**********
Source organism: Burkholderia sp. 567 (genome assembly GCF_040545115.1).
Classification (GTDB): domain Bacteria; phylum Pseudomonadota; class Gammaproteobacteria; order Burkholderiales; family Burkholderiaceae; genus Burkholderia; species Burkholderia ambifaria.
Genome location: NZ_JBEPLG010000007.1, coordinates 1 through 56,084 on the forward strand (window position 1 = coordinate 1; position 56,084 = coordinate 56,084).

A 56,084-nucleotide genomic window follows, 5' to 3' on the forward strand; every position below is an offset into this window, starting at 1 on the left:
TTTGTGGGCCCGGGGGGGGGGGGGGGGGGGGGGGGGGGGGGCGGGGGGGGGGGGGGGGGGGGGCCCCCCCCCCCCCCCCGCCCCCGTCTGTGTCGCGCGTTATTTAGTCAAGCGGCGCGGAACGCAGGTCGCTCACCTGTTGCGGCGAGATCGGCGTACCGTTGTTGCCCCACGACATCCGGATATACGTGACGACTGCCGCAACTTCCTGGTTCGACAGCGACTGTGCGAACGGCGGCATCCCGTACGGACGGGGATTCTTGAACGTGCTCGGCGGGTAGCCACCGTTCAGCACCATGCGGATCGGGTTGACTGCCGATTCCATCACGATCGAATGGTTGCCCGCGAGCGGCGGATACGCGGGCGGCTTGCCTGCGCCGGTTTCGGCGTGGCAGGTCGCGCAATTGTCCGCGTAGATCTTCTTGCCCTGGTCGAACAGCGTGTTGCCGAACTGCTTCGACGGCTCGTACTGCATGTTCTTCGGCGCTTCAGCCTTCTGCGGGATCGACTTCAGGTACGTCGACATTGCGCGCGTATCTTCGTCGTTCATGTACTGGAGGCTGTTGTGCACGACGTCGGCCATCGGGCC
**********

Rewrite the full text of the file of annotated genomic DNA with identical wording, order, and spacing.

Source organism: Burkholderia sp. 567 (genome assembly GCF_040545115.1).
Classification (GTDB): domain Bacteria; phylum Pseudomonadota; class Gammaproteobacteria; order Burkholderiales; family Burkholderiaceae; genus Burkholderia; species Burkholderia ambifaria.
Genome location: NZ_JBEPLG010000007.1, coordinates 1 through 56,084 on the forward strand (window position 1 = coordinate 1; position 56,084 = coordinate 56,084).

A 56,084-nucleotide genomic window follows, 5' to 3' on the forward strand; every position below is an offset into this window, starting at 1 on the left:
TTTGTGGGCCCGGGGGGGGGGGGGGGGGGGGGGGGGGGGGGCGGGGGGGGGGGGGGGGGGGGGCCCCCCCCCCCCCCCCGCCCCCGTCTGTGTCGCGCGTTATTTAGTCAAGCGGCGCGGAACGCAGGTCGCTCACCTGTTGCGGCGAGATCGGCGTACCGTTGTTGCCCCACGACATCCGGATATACGTGACGACTGCCGCAACTTCCTGGTTCGACAGCGACTGTGCGAACGGCGGCATCCCGTACGGACGGGGATTCTTGAACGTGCTCGGCGGGTAGCCACCGTTCAGCACCATGCGGATCGGGTTGACTGCCGATTCCATCACGATCGAATGGTTGCCCGCGAGCGGCGGATACGCGGGCGGCTTGCCTGCGCCGGTTTCGGCGTGGCAGGTCGCGCAATTGTCCGCGTAGATCTTCTTGCCCTGGTCGAACAGCGTGTTGCCGAACTGCTTCGACGGCTCGTACTGCATGTTCTTCGGCGCTTCAGCCTTCTGCGGGATCGACTTCAGGTACGTCGACATTGCGCGCGTATCTTCGTCGTTCATGTACTGGAGGCTGTTGTGCACGACGTCGGCCATCGGGCC